In Furiously Funny, Tucker finds that comic rage developed from black oral tradition and first shows up in literature by George Schuyler and Ralph Ellison shortly after World War II. He examines its role in novels and plays, following the growth of the expression to comics and stand-up comedy and film, where Richard Pryor, Spike Lee, Whoopi Goldberg, and Chris Rock have all used the technique.
Connecting through humor to what is familiar in both mainstream and African American culture, works of comic rage are at the center of American racial dialogue. The simultaneous expression of comedy and militancy enables artists to reject white stereotypes of blackness and also to confront white audiences with America's legacy of racial oppression. Tucker shows how this important art form continues to expand in new ways in the twenty-first century.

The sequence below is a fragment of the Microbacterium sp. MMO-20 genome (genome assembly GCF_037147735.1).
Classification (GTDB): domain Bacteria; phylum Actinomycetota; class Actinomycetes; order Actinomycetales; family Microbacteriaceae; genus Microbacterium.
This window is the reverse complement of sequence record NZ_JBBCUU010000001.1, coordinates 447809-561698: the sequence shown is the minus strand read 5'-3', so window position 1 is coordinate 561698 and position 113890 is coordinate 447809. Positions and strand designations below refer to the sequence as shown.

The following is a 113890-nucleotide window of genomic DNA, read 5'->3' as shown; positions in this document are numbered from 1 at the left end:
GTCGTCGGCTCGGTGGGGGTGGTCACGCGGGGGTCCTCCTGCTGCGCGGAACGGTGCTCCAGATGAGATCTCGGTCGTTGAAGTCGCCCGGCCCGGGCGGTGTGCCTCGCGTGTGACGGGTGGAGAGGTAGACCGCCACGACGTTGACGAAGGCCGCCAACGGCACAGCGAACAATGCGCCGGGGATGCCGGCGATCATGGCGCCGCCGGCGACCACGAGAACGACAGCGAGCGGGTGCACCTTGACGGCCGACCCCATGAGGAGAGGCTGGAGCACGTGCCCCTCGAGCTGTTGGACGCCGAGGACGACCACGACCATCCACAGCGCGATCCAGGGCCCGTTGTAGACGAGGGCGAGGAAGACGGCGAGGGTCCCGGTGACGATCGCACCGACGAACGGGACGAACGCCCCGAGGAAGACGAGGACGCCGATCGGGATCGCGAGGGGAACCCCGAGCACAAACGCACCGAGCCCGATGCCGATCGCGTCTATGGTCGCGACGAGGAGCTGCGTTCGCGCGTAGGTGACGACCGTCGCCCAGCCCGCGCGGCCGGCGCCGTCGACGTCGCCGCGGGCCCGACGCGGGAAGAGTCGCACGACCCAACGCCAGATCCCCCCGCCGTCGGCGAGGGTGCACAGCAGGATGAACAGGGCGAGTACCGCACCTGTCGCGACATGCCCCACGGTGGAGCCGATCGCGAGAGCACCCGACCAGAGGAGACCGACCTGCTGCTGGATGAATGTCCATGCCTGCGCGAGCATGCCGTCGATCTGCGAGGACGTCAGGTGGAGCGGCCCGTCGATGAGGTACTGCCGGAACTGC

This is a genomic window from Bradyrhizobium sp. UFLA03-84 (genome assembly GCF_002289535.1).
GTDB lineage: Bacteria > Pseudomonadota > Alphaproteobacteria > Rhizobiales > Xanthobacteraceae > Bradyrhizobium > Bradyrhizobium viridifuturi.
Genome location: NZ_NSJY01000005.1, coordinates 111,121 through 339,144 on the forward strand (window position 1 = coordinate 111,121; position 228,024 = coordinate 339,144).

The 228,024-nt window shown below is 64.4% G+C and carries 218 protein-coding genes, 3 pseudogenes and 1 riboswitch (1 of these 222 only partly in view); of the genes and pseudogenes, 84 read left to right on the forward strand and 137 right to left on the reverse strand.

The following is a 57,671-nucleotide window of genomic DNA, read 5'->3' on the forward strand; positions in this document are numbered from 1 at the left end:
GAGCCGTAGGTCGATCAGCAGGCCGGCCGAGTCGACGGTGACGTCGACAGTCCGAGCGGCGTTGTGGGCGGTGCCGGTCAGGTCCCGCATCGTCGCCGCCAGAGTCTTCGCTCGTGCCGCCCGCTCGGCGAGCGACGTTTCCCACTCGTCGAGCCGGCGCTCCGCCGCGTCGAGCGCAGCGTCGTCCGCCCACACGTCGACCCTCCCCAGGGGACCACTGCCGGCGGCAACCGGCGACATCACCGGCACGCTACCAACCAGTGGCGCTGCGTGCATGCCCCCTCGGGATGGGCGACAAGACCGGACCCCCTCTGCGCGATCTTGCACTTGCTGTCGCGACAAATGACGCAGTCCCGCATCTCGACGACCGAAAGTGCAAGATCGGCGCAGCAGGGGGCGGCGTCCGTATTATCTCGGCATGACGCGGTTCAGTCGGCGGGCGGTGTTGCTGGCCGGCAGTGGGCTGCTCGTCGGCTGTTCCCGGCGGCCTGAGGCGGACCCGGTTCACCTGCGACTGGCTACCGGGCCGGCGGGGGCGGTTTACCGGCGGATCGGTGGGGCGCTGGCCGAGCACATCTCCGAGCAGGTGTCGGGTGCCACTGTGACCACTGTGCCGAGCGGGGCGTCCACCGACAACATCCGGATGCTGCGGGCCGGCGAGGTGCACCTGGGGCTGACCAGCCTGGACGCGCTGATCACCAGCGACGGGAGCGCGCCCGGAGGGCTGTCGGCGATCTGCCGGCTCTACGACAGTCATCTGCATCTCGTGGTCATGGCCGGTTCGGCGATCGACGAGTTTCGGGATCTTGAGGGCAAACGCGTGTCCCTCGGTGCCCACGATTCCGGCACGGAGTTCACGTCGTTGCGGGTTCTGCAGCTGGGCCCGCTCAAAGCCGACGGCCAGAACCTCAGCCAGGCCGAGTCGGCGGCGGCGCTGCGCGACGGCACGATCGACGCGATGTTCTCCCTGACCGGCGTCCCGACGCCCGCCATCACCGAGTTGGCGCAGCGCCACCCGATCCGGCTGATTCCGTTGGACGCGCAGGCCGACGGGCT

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Terrence T. Tucker is associate professor of English at the University of Memphis.
An important and timely expansion of American racial discourse. Tucker's demonstration of how the comic is not (just) funny and how rage is not (just) destructive is a welcome reminder that willful injustice merits irreverent scorn."-Derek Maus, coeditor of Post-Soul Satire: Black Identity after Civil Rights "Adroitly explores how comic rage is a skillfully crafted, multifaceted critique of white supremacy and a soaring articulation of African American humanity and possibility. Sparkling and highly readable scholarship."-Keith Gilyard, author of John Oliver Killens: A Life of Black Literary Activism A combustible mix of fury and radicalism, pathos and pain, wit and love-Terrence Tucker calls it "comic rage," and he shows how it has been used by African American artists to aggressively critique America's racial divide.
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